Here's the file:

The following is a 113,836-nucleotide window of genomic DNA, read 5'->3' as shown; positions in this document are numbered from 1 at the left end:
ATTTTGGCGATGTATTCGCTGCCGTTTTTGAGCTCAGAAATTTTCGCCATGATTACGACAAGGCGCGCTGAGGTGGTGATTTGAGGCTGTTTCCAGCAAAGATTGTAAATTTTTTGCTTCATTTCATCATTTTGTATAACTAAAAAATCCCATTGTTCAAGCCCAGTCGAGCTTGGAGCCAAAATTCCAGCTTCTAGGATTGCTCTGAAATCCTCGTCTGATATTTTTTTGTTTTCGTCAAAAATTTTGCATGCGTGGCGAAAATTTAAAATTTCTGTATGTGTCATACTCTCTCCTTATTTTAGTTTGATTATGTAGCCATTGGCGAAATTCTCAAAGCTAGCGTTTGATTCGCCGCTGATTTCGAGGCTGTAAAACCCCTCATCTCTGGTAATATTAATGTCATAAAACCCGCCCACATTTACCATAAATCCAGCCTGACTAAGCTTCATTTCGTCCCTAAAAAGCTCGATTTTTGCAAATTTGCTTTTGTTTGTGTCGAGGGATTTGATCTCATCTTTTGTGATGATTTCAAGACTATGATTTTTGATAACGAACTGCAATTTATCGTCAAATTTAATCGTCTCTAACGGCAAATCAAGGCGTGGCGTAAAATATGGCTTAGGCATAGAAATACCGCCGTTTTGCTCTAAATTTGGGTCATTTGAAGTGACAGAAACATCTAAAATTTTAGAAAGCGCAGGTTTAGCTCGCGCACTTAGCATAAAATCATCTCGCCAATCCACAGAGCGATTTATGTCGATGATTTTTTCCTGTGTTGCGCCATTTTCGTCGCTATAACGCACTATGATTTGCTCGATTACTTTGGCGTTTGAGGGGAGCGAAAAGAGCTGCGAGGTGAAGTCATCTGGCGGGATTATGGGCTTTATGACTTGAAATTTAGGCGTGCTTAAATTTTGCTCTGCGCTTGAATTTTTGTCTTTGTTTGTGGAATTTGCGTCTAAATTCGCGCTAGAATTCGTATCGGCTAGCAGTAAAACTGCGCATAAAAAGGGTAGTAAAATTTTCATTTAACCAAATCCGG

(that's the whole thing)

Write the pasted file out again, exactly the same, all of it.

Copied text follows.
The following is a 113,836-nucleotide window of genomic DNA, read 5'->3' as shown; positions in this document are numbered from 1 at the left end:
ATTTTGGCGATGTATTCGCTGCCGTTTTTGAGCTCAGAAATTTTCGCCATGATTACGACAAGGCGCGCTGAGGTGGTGATTTGAGGCTGTTTCCAGCAAAGATTGTAAATTTTTTGCTTCATTTCATCATTTTGTATAACTAAAAAATCCCATTGTTCAAGCCCAGTCGAGCTTGGAGCCAAAATTCCAGCTTCTAGGATTGCTCTGAAATCCTCGTCTGATATTTTTTTGTTTTCGTCAAAAATTTTGCATGCGTGGCGAAAATTTAAAATTTCTGTATGTGTCATACTCTCTCCTTATTTTAGTTTGATTATGTAGCCATTGGCGAAATTCTCAAAGCTAGCGTTTGATTCGCCGCTGATTTCGAGGCTGTAAAACCCCTCATCTCTGGTAATATTAATGTCATAAAACCCGCCCACATTTACCATAAATCCAGCCTGACTAAGCTTCATTTCGTCCCTAAAAAGCTCGATTTTTGCAAATTTGCTTTTGTTTGTGTCGAGGGATTTGATCTCATCTTTTGTGATGATTTCAAGACTATGATTTTTGATAACGAACTGCAATTTATCGTCAAATTTAATCGTCTCTAACGGCAAATCAAGGCGTGGCGTAAAATATGGCTTAGGCATAGAAATACCGCCGTTTTGCTCTAAATTTGGGTCATTTGAAGTGACAGAAACATCTAAAATTTTAGAAAGCGCAGGTTTAGCTCGCGCACTTAGCATAAAATCATCTCGCCAATCCACAGAGCGATTTATGTCGATGATTTTTTCCTGTGTTGCGCCATTTTCGTCGCTATAACGCACTATGATTTGCTCGATTACTTTGGCGTTTGAGGGGAGCGAAAAGAGCTGCGAGGTGAAGTCATCTGGCGGGATTATGGGCTTTATGACTTGAAATTTAGGCGTGCTTAAATTTTGCTCTGCGCTTGAATTTTTGTCTTTGTTTGTGGAATTTGCGTCTAAATTCGCGCTAGAATTCGTATCGGCTAGCAGTAAAACTGCGCATAAAAAGGGTAGTAAAATTTTCATTTAACCAAATCCGG